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Intel Chats With DARPA: Innovation Trumps IP Lawsuits

By - Source: Intel | B 20 comments

Intel has been one of the most DARPA-critical entities among all large tech companies in the U.S.

Former Intel CTO Pat Gelsinger, now CEO of VMWare, heavily criticized the massive funds that have been made available to DARPA for military spending purposes, while science and math did not receive the necessary education resources to help the U.S. remain competitive with countries such as China.

So it may be somewhat surprising that a writer for Intel's own technology blog, Free Press, had an opportunity to interview DARPA Director Dan Kaufman, and the questions only scratched the surface and were as cautious as the answers that were given. However, Kaufman was outspoken about the current IP protection trend that is raising more and more concern whether IP lawsuits are serving their purpose or not. Kaufman's full answer on the role of IP Law:

"If you create a great product, you’re going to be out in front of people and you’re going to do just fine. There’s nothing wrong with companies wanting patents and to be protected, but I think that if the majority of your efforts are focused on [protecting IP], it’s almost the beginning of the decay of your company. You need to focus your bright brains on making the next incredible product. The idea is, go make cool stuff and lawyers can do the lawyer thing."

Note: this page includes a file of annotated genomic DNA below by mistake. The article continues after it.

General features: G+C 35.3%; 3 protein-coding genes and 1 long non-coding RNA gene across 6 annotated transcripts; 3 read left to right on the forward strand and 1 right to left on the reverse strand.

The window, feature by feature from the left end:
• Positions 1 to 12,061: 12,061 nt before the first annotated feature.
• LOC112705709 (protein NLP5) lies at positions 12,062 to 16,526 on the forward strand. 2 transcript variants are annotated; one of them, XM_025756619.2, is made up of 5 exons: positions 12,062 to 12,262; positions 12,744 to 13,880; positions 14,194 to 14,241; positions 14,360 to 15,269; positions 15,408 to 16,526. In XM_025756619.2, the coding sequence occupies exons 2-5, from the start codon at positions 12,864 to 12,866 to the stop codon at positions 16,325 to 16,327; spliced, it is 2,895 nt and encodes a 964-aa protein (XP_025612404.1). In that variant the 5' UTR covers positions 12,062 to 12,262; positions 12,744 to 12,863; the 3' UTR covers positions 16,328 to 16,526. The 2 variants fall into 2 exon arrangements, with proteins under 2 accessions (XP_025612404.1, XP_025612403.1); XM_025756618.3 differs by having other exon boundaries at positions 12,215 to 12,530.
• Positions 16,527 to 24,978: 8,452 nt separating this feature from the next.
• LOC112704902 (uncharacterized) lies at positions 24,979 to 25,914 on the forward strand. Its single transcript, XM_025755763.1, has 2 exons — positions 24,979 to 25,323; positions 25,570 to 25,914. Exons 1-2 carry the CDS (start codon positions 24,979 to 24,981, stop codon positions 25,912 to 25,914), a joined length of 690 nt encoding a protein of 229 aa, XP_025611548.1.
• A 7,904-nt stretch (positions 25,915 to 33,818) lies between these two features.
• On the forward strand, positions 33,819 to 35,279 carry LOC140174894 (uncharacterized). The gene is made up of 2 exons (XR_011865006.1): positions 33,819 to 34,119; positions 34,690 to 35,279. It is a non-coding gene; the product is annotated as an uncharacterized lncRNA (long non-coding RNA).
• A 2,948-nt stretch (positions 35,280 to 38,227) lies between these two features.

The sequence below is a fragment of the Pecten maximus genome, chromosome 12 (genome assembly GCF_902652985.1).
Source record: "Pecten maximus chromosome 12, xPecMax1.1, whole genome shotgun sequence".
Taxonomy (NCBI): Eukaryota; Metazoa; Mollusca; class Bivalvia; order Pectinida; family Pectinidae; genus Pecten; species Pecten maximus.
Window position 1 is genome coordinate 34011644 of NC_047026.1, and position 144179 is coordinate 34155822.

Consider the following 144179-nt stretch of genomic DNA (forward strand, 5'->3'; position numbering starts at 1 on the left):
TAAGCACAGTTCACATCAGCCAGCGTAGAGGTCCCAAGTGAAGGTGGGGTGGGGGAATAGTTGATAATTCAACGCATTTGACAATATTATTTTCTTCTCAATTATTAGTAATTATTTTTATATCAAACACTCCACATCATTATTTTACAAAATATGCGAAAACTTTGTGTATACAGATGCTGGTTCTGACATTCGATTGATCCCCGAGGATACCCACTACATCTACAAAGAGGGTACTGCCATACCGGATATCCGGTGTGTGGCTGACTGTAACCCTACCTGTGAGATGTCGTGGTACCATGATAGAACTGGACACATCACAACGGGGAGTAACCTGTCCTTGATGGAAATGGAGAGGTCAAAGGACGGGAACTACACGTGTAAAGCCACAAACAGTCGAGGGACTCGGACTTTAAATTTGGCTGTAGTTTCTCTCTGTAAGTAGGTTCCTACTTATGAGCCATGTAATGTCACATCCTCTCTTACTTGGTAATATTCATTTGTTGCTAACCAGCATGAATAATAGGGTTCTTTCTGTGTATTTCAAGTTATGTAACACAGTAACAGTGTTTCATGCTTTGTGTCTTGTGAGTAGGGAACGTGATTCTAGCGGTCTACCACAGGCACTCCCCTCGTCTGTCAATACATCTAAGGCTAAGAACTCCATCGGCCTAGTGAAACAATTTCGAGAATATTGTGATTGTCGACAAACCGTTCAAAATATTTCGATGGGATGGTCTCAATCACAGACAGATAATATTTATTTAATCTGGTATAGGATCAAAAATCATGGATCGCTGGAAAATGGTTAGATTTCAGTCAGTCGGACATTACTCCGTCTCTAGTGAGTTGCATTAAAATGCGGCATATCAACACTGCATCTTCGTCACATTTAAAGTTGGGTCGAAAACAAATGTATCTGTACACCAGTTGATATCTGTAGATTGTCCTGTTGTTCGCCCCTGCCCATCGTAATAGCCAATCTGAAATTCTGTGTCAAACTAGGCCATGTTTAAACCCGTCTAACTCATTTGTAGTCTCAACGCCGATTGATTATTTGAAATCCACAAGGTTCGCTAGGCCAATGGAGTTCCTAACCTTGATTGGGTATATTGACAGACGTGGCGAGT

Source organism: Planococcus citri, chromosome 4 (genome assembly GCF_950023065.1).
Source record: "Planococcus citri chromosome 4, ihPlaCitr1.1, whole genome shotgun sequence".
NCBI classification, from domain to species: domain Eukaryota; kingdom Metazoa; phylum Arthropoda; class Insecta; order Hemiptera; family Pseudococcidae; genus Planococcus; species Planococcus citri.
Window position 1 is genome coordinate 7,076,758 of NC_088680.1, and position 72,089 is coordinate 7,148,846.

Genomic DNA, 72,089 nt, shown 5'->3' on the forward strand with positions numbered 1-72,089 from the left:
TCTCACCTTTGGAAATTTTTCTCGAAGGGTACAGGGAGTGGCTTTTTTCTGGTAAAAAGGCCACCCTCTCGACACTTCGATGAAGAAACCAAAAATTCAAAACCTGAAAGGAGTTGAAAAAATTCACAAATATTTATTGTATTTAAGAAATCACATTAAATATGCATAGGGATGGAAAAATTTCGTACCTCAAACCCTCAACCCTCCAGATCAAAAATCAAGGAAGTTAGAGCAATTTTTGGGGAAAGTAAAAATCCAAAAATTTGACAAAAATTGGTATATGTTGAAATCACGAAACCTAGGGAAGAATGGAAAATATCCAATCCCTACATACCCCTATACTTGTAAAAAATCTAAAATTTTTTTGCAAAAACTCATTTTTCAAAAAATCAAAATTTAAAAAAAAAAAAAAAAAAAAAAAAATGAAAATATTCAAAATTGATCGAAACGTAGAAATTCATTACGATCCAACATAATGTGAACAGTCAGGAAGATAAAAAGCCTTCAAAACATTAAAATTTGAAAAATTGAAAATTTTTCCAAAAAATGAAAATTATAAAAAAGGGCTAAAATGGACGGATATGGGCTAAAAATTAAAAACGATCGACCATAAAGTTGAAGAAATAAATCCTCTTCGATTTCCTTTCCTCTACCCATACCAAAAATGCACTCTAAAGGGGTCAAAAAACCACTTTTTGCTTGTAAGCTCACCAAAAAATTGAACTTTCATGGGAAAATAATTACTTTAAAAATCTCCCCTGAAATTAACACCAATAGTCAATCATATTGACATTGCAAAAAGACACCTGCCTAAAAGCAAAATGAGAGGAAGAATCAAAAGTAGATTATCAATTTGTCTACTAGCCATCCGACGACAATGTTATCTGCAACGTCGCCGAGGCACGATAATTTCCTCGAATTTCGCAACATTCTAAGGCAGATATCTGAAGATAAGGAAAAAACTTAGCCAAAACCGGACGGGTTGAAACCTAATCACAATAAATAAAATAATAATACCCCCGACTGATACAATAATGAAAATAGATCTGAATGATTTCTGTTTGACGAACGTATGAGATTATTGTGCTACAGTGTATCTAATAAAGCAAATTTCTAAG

Intel also asked him about which country has the edge in scientific research, which could have been a clever setup for a discussion how the education and scientific research environments in the U.S. compare with the rest of the world, one of Intel's big concerns. Kaufman's answer was an example of diplomacy:

"No country has a monopoly on great ideas or great people. One of the things we’ve worked at really hard inside DARPA is opening things up — moving most research projects from classified to unclassified. We try to bring in people from different groups, ethnicities and sexes. There is scientific evidence that shows over and over again that diversity yields benefits. To me, that goes for anywhere in the world. Technology is more ubiquitous, countries are coming online and getting more tools and more power, and some people are worried about America’s dominance being threatened. I don’t view it that way. I view technology as a gift to the world. Scientists of a certain age talk about Sputnik or seeing the Moon launch. We need that age of wonder again. What sparks technology is not showing STEM (science, technology, engineering and math) scores. It’s not about beating this country or that country. What we need is a sense of wonder, like when you look at something and think, “Oh my, this is amazing and I want to be a part of it.” That’s our job at DARPA."

 

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Top Comments
  • 11 Hide
    amdwilliam1985 , August 1, 2012 2:17 PM
    Someone please send this article to Apple inc. and Tim Crook.
  • 10 Hide
    Crush3d , August 1, 2012 4:51 PM